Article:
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We have been visited by the smartphone spam fairy!


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14 hours ago, scsu1975 said:

Boy, it doesn't take long to achieve "advanced member" status around here.

Only takes a hand full of posts to graduate from rookie. As you know, that goes away if you put a cute quote in its place.

I don't know where in my profile to put a comment to replace 'advanced member.'

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14 minutes ago, jimmymac71 said:

Only takes a hand full of posts to graduate from rookie. As you know, that goes away if you put a cute quote in its place.

I don't know where in my profile to put a comment to replace 'advanced member.'

Go into "account settings." You will see a tab that says "other settings," under which you will see "edit profile." That should get you in.

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19 minutes ago, jimmymac71 said:

Only takes a hand full of posts to graduate from rookie. As you know, that goes away if you put a cute quote in its place.

I don't know where in my profile to put a comment to replace 'advanced member.'

By the way, my crack about "advanced member" status was intended for the spammers. Since all these threads got merged, I can understand the confusion about whom/what I was referring to.

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1 minute ago, scsu1975 said:

By the way, my crack about "advanced member" status was intended for the spammers. Since all these threads got merged, I can understand the confusion about whom/what I was referring to.

Maybe something is different now. I cannot find a place to change the Rank comment area.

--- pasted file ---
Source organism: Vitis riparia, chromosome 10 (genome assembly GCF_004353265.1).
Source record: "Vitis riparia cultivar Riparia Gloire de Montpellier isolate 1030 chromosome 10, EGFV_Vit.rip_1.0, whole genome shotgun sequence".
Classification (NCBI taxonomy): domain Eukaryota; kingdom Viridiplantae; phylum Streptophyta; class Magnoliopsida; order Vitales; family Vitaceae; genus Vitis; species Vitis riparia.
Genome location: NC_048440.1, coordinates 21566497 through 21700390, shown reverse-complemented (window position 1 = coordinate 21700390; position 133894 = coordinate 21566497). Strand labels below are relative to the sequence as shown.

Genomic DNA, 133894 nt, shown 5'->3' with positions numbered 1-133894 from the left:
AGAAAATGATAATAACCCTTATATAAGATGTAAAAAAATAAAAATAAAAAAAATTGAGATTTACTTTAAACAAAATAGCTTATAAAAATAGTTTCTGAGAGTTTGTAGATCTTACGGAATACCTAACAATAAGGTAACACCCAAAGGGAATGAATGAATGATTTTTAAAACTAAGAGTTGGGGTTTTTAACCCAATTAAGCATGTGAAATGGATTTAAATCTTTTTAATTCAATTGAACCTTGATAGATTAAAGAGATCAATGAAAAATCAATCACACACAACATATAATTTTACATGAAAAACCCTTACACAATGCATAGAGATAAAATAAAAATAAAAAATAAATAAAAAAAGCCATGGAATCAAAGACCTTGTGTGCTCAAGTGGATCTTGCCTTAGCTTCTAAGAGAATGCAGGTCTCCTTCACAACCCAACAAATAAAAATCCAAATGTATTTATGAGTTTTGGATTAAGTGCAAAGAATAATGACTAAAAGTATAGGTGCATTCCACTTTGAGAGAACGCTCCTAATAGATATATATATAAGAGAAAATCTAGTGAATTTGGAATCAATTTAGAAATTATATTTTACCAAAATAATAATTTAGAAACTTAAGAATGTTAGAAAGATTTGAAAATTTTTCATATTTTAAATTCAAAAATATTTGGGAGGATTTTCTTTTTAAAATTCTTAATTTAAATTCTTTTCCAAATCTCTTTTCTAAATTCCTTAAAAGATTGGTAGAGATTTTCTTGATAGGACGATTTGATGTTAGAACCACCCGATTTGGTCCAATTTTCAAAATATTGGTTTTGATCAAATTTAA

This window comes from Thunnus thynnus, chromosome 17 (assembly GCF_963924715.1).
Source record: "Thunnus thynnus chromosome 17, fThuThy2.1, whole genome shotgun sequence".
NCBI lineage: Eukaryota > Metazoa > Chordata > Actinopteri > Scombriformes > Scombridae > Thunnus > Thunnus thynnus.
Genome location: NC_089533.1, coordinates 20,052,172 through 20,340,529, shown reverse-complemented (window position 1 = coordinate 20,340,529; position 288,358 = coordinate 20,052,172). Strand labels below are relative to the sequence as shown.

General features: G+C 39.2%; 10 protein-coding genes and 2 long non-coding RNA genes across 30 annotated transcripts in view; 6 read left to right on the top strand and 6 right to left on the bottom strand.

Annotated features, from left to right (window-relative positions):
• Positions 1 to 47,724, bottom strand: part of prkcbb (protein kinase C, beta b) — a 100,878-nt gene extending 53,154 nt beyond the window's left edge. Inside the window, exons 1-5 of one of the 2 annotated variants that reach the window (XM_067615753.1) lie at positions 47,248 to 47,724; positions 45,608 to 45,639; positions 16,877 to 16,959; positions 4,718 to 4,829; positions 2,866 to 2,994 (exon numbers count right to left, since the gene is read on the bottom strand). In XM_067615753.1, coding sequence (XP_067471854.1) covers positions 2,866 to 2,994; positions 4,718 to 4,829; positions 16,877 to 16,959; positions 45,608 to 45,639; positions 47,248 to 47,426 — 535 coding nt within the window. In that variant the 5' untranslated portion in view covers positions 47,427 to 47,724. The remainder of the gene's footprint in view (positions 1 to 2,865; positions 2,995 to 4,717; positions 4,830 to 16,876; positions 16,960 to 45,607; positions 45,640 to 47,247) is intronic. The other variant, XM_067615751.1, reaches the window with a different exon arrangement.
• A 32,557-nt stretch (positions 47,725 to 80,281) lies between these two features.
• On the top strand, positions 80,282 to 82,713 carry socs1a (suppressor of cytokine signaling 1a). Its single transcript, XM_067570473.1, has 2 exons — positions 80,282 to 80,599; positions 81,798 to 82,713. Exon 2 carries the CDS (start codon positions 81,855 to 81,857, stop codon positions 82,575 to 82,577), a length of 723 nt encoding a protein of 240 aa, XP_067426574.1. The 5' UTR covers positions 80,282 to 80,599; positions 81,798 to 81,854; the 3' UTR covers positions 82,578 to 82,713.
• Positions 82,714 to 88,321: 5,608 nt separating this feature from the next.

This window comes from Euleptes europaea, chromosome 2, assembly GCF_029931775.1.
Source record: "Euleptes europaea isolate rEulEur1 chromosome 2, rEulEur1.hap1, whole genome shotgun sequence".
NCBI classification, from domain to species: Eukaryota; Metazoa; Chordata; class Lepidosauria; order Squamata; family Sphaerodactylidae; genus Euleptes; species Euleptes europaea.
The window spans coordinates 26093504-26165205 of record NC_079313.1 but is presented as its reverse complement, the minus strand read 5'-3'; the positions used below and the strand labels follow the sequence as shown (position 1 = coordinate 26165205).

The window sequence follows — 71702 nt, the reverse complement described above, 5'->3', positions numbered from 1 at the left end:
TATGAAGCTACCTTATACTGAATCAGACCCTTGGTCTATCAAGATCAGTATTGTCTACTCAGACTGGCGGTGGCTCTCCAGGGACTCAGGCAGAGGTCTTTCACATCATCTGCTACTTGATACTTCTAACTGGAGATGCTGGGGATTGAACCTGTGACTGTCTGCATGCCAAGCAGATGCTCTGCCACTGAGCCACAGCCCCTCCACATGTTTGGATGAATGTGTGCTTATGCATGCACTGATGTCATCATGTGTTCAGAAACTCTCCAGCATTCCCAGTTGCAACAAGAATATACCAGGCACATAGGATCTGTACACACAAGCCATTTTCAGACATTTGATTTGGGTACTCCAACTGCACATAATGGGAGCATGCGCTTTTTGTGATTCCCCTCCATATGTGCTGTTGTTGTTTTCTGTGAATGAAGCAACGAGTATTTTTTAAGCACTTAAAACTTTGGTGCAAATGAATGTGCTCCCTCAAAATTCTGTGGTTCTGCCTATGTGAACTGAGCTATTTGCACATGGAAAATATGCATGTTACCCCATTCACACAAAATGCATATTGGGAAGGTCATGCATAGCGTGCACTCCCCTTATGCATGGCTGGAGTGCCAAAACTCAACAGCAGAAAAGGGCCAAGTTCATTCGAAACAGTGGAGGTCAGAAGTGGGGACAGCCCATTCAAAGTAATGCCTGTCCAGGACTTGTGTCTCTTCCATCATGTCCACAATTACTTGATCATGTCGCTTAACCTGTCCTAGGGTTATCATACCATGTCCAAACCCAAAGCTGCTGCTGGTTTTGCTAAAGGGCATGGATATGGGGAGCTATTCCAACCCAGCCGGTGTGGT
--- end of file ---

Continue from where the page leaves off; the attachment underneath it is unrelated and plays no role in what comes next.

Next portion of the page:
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2 minutes ago, jimmymac71 said:

Maybe something is different now. I cannot find a place to change the Rank comment area.

Account settings/edit profile/member title. If yours says "Advanced Member" there (or is blank), type in a new quote and save it.

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42 minutes ago, scsu1975 said:

Account settings/edit profile/member title. If yours says "Advanced Member" there (or is blank), type in a new quote and save it.

This is all I get in edit profile.

edit profile.jpg

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21 minutes ago, jimmymac21 said:

This is all I get in edit profile.

edit profile.jpg

Hmm... in my settings, the "member title" is just above the birthday field. Yours is missing. Maybe things changed when the boards were updated last. I also have enabled my status updates (just below birthday field). Not sure if that makes a difference, but you can try that to see if the field appears. Anyone else have any ideas?

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1 minute ago, scsu1975 said:

Hmm... in my settings, the "member title" is just above the birthday field. Yours is missing. Maybe things changed when the boards were updated last. Anyone else have any ideas?

I change mine quite frequently, and it's set up as you describe it, with the "Member title" above the birthday. Perhaps you need a certain number of posts, say 500, before you can change it.

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8 minutes ago, LawrenceA said:

I change mine quite frequently, and it's set up as you describe it, with the "Member title" above the birthday. Perhaps you need a certain number of posts, say 500, before you can change it.

I did change my user name and image. That is me inside my first 1999 iMac. A second generation (2,1) iMac (Blueberry). The original was Bondi Blue. Mine, a G3 350 MHz.

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1 hour ago, LornaHansonForbes said:

Damn. 

That was a bad one. 

Thanks to whoever cleaned it up

I saw 280 pages in this forum.  I had never seen more than 9 or 10 before.  I think the intent of the spammer goes beyond getting hits on search engines now, this is some psychopath who wants to take down this website for the "lulz".  I do not know how the page admin works, but at this point I would be in favor of not letting anyone start a new account until they can figure out how to keep this person or organization from rendering the forums useless every night.  It used to just be weekends.  My guess is that they're bypassing the admin approval of new accounts anyway, though.

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I have been to sites where you don't have the option of staying logged in. That could be a start. For the sake of keeping the site clean, I can picture some sort of visual at login: